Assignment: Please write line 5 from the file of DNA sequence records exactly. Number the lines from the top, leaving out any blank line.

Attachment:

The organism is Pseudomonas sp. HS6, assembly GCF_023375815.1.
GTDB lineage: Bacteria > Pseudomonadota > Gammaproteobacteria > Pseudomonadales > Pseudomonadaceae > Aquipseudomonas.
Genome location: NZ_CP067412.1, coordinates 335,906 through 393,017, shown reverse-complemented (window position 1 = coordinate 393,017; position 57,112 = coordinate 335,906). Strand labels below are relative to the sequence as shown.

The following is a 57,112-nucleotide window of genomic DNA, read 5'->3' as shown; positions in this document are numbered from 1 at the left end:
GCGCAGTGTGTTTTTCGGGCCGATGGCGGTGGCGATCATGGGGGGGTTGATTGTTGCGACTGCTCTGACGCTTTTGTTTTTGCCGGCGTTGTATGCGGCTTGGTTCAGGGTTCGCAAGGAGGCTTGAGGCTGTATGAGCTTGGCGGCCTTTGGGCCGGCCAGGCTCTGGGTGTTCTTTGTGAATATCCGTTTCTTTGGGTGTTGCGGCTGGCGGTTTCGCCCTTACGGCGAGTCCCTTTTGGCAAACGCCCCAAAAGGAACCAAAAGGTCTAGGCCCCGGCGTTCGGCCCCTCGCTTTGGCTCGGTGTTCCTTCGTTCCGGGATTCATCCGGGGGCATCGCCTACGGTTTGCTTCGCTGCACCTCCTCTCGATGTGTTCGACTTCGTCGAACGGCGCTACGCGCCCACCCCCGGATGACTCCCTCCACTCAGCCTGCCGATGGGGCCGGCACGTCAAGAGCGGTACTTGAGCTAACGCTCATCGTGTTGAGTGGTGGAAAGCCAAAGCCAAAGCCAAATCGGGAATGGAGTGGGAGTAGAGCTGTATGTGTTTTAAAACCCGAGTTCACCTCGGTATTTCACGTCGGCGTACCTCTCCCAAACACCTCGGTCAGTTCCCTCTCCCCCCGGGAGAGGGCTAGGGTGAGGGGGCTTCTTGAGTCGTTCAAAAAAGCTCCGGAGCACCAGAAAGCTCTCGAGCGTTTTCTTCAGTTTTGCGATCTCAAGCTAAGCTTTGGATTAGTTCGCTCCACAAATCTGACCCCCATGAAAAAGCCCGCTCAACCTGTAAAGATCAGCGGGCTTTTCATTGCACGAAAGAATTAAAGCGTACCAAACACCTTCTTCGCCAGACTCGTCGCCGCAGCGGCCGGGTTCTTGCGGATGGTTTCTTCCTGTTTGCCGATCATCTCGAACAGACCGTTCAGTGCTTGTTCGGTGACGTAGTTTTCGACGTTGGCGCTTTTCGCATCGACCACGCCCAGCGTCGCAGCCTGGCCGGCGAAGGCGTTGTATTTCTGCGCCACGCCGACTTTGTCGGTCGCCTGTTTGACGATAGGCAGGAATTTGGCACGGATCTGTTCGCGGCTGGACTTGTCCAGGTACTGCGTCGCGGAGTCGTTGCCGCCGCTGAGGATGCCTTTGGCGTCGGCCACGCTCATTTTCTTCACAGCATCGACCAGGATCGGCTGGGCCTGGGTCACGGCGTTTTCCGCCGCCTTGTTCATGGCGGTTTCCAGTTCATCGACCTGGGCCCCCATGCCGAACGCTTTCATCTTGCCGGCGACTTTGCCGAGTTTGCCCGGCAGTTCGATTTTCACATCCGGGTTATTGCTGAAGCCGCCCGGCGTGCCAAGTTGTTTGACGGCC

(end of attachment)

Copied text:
GCGCAGTGTGTTTTTCGGGCCGATGGCGGTGGCGATCATGGGGGGGTTGATTGTTGCGACTGCTCTGACGCTTTTGTTTTTGCCGGCGTTGTATGCGGCTTGGTTCAGGGTTCGCAAGGAGGCTTGAGGCTGTATGAGCTTGGCGGCCTTTGGGCCGGCCAGGCTCTGGGTGTTCTTTGTGAATATCCGTTTCTTTGGGTGTTGCGGCTGGCGGTTTCGCCCTTACGGCGAGTCCCTTTTGGCAAACGCCCCAAAAGGAACCAAAAGGTCTAGGCCCCGGCGTTCGGCCCCTCGCTTTGGCTCGGTGTTCCTTCGTTCCGGGATTCATCCGGGGGCATCGCCTACGGTTTGCTTCGCTGCACCTCCTCTCGATGTGTTCGACTTCGTCGAACGGCGCTACGCGCCCACCCCCGGATGACTCCCTCCACTCAGCCTGCCGATGGGGCCGGCACGTCAAGAGCGGTACTTGAGCTAACGCTCATCGTGTTGAGTGGTGGAAAGCCAAAGCCAAAGCCAAATCGGGAATGGAGTGGGAGTAGAGCTGTATGTGTTTTAAAACCCGAGTTCACCTCGGTATTTCACGTCGGCGTACCTCTCCCAAACACCTCGGTCAGTTCCCTCTCCCCCCGGGAGAGGGCTAGGGTGAGGGGGCTTCTTGAGTCGTTCAAAAAAGCTCCGGAGCACCAGAAAGCTCTCGAGCGTTTTCTTCAGTTTTGCGATCTCAAGCTAAGCTTTGGATTAGTTCGCTCCACAAATCTGACCCCCATGAAAAAGCCCGCTCAACCTGTAAAGATCAGCGGGCTTTTCATTGCACGAAAGAATTAAAGCGTACCAAACACCTTCTTCGCCAGACTCGTCGCCGCAGCGGCCGGGTTCTTGCGGATGGTTTCTTCCTGTTTGCCGATCATCTCGAACAGACCGTTCAGTGCTTGTTCGGTGACGTAGTTTTCGACGTTGGCGCTTTTCGCATCGACCACGCCCAGCGTCGCAGCCTGGCCGGCGAAGGCGTTGTATTTCTGCGCCACGCCGACTTTGTCGGTCGCCTGTTTGACGATAGGCAGGAATTTGGCACGGATCTGTTCGCGGCTGGACTTGTCCAGGTACTGCGTCGCGGAGTCGTTGCCGCCGCTGAGGATGCCTTTGGCGTCGGCCACGCTCATTTTCTTCACAGCATCGACCAGGATCGGCTGGGCCTGGGTCACGGCGTTTTCCGCCGCCTTGTTCATGGCGGTTTCCAGTTCATCGACCTGGGCCCCCATGCCGAACGCTTTCATCTTGCCGGCGACTTTGCCGAGTTTGCCCGGCAGTTCGATTTTCACATCCGGGTTATTGCTGAAGCCGCCCGGCGTGCCAAGTTGTTTGACGGCC